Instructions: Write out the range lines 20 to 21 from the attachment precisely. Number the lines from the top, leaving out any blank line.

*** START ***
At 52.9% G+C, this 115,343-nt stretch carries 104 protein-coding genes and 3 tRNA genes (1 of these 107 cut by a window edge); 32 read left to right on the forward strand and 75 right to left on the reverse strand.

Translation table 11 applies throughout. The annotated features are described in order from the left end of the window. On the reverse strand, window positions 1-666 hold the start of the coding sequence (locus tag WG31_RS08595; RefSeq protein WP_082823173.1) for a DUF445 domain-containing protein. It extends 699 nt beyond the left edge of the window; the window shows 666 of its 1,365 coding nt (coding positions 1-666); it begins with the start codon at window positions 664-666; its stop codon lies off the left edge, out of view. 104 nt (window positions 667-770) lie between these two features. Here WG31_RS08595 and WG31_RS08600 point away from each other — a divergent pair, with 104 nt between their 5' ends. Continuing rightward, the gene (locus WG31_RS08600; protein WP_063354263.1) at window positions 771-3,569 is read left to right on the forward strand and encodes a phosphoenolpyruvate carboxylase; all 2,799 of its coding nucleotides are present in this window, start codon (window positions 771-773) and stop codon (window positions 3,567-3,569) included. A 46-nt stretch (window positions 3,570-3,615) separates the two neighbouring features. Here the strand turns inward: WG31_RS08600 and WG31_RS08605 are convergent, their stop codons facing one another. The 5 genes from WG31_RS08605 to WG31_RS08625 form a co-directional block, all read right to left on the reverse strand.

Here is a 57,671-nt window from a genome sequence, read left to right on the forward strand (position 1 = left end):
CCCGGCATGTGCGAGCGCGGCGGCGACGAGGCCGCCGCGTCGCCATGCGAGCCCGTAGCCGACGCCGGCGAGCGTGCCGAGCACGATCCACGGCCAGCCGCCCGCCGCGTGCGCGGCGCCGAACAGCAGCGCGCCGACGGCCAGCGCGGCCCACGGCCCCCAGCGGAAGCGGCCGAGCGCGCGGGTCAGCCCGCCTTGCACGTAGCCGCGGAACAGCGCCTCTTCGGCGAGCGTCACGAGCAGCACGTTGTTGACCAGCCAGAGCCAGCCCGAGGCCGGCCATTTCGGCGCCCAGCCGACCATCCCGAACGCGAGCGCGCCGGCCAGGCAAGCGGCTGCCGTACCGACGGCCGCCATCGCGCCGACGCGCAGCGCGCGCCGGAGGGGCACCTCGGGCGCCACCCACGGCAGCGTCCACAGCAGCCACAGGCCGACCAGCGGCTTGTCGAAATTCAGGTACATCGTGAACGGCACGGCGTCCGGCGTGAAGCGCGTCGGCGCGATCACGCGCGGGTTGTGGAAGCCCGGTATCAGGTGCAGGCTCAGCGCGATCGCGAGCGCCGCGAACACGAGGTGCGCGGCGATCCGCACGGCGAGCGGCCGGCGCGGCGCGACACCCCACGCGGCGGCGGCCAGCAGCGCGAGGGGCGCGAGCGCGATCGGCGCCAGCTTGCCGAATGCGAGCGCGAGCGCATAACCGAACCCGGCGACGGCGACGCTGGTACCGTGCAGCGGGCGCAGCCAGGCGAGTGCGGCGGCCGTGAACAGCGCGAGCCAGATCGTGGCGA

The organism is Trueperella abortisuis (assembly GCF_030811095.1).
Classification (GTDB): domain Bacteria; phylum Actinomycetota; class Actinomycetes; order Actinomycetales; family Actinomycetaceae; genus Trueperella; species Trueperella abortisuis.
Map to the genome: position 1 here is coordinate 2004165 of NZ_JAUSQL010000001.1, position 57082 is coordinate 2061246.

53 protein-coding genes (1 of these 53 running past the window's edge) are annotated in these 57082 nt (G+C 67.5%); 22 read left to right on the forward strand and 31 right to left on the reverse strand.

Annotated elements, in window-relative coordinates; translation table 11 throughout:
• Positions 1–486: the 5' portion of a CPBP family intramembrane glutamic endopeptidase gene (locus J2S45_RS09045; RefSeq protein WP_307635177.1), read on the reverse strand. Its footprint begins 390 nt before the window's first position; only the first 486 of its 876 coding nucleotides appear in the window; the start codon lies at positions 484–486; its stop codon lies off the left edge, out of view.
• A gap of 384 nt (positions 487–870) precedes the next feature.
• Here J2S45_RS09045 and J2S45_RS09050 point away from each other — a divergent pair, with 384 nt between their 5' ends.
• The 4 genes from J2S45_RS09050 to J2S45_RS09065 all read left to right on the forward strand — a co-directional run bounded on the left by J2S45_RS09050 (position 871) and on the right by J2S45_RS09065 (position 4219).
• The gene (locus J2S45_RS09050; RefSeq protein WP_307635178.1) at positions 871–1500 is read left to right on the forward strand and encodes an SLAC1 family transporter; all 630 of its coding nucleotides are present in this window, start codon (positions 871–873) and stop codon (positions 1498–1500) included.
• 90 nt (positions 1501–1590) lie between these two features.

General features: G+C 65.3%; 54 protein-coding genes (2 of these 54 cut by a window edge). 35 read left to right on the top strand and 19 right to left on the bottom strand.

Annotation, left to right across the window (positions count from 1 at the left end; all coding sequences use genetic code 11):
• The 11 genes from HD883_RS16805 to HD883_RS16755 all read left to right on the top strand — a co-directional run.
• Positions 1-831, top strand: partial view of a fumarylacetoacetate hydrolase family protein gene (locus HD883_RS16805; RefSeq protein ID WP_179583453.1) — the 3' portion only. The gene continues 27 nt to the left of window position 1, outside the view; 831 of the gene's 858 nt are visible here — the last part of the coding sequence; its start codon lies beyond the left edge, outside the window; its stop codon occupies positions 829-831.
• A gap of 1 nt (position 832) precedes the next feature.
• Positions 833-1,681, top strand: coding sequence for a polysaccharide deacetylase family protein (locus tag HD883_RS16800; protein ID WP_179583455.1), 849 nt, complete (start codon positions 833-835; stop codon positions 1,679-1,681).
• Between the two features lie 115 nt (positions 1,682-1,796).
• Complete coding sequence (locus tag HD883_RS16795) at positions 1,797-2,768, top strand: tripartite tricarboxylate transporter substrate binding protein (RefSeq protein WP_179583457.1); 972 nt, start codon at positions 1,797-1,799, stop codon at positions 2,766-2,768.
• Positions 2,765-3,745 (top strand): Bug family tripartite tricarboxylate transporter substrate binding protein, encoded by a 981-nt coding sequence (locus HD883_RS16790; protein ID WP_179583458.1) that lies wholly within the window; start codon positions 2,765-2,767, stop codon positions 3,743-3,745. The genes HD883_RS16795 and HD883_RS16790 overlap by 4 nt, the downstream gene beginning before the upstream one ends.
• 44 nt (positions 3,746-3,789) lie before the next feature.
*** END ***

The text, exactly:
• A gap of 1 nt (position 832) precedes the next feature.
• Positions 833-1,681, top strand: coding sequence for a polysaccharide deacetylase family protein (locus tag HD883_RS16800; protein ID WP_179583455.1), 849 nt, complete (start codon positions 833-835; stop codon positions 1,679-1,681).